Equitable conversion is not viewed as entitling the purchaser to every significant right of ownership. It is wiser to have the party in possession of the property care for it at his peril, rather than at the peril of another.
Petitioner, Brush Grocery Kart, Inc., petitioned for review of the court of appeals judgment affirming the district court's determination of petitioner's obligation under a contract to purchase a building and land from Sure Fine Market, Inc. The district court found that petitioner was not entitled to a price abatement for damage caused to the building by a hail storm that occurred during the contract's executory period and while possession of the property remained with Sure Fine. The court of appeals affirmed on the grounds that equitable title to the property vested in petitioner at the time the contract was formed, whether or not it had a right possession at that time, and therefore Brush it the risk of any casualty losses from that time forward. The supreme court reversed the judgment of the court of appeals and remanded the case for further proceedings consistent with the opinion.
Did the trial and appellate courts err in finding that the doctrine of equitable conversion required Brush to bear the loss caused by hail damage?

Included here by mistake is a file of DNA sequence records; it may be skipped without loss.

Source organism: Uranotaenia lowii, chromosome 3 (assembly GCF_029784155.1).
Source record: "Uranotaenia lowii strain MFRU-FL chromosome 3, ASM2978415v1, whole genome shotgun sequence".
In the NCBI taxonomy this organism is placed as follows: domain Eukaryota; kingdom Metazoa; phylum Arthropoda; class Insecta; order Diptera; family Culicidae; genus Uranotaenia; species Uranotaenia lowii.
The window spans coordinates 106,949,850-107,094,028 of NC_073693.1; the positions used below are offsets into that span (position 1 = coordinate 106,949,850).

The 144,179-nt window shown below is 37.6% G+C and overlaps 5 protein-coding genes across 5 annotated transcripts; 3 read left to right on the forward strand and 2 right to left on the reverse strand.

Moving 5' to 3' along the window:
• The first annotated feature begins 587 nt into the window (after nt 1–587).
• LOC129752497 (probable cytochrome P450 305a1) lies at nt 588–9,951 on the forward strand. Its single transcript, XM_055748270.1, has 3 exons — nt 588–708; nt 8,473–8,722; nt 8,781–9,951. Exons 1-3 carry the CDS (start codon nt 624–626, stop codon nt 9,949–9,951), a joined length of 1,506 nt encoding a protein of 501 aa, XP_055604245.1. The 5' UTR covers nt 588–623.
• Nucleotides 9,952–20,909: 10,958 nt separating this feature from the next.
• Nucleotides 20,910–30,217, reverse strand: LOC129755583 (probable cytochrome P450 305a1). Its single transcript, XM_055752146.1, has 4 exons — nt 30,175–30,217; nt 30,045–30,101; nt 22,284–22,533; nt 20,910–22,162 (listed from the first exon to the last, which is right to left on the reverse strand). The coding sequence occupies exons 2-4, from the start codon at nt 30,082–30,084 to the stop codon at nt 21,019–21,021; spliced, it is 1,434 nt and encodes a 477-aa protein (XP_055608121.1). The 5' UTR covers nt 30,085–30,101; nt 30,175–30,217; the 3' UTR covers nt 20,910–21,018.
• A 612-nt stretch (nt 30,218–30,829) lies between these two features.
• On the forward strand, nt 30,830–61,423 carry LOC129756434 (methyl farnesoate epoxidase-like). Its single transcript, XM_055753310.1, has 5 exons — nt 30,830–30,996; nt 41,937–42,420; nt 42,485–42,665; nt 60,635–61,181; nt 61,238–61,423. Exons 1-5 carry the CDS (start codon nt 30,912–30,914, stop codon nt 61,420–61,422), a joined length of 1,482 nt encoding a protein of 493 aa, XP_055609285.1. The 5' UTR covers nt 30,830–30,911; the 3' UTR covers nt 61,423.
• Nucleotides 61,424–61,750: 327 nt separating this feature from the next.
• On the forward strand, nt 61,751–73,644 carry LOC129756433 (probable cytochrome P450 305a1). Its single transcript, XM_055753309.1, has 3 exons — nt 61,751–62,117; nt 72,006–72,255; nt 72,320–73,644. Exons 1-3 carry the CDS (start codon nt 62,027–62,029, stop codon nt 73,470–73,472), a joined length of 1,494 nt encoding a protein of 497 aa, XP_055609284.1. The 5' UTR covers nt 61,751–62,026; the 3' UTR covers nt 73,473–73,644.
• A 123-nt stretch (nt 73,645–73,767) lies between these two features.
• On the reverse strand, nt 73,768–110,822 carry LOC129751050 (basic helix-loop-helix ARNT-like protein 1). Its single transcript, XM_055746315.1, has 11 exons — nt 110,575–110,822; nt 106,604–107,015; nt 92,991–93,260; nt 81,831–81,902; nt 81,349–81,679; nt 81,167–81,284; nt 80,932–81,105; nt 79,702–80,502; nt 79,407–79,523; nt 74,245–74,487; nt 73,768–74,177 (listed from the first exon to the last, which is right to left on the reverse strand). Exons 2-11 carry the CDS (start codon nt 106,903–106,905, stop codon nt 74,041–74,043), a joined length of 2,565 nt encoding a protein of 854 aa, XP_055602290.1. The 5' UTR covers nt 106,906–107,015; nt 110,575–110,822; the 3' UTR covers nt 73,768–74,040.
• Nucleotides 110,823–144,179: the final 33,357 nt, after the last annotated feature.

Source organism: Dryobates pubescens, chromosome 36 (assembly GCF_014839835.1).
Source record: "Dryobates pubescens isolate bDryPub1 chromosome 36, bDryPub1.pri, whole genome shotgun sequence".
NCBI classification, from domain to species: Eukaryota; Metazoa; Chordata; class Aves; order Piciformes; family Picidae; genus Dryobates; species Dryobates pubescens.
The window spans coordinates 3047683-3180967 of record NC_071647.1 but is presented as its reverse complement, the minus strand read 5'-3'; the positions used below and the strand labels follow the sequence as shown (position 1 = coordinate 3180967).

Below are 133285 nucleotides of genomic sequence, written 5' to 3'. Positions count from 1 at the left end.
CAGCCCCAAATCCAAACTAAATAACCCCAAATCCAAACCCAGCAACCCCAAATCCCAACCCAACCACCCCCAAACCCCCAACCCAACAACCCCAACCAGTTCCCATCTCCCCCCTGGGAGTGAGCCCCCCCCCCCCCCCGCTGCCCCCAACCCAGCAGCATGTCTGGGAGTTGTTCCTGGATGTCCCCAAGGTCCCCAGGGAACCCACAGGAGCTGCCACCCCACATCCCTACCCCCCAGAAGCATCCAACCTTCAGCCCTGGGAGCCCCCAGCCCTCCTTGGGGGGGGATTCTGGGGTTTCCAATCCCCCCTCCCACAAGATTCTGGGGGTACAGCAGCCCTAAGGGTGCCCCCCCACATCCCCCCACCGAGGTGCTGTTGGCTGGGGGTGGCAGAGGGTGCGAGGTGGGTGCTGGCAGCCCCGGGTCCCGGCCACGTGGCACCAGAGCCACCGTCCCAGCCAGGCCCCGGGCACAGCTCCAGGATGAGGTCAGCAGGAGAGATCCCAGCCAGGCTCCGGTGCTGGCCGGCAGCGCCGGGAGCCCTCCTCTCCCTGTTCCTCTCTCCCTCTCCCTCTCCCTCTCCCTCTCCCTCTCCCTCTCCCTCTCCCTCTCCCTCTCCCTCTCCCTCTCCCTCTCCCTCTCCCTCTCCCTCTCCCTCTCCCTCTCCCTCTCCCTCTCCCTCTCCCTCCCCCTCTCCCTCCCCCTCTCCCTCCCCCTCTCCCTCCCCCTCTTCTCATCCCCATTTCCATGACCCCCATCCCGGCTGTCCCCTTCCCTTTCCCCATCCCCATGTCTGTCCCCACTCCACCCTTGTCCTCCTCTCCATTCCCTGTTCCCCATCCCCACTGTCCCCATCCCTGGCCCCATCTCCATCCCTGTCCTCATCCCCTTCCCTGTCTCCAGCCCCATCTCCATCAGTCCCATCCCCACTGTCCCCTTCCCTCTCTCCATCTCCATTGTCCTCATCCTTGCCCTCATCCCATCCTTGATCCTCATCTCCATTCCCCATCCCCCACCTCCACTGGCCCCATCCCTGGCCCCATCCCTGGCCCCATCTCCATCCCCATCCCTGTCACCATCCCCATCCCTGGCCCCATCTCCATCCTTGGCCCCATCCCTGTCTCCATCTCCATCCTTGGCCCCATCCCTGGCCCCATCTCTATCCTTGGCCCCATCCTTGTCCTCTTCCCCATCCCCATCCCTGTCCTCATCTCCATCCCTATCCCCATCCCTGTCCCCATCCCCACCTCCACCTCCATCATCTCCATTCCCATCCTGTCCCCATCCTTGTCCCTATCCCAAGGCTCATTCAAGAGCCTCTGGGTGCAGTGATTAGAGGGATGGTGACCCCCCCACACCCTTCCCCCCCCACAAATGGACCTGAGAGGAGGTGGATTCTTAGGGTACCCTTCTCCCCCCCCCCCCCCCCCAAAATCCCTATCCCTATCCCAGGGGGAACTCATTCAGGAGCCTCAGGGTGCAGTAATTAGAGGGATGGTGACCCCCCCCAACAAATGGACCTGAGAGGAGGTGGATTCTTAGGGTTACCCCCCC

The supreme court held that because petitioner was not an equitable owner in possession at the time of the casualty loss, it was entitled to rescind the contract or go forward with the contract and receive partial specific performance of the portion of the property that could be conveyed and a price abatement of the purchase price equal to the casualty loss. Petitioner was clearly not in possession of the property as the equitable owner. Even if the doctrine of equitable conversion applies to the option contract between the parties and could be said to have converted petitioner's interest to an equitable ownership of the property at the time petitioner exercised its option to purchase, neither party considered the contract for sale to entitle petitioner to possession. Petitioner was, in fact, not in possession of the property, and the record indicates that Sure Fine considered itself to hold the right of use and occupancy and gave notice that it would consider petitioner h a holdover tenant if it continued to occupy the premises other than by continuing to lease the property.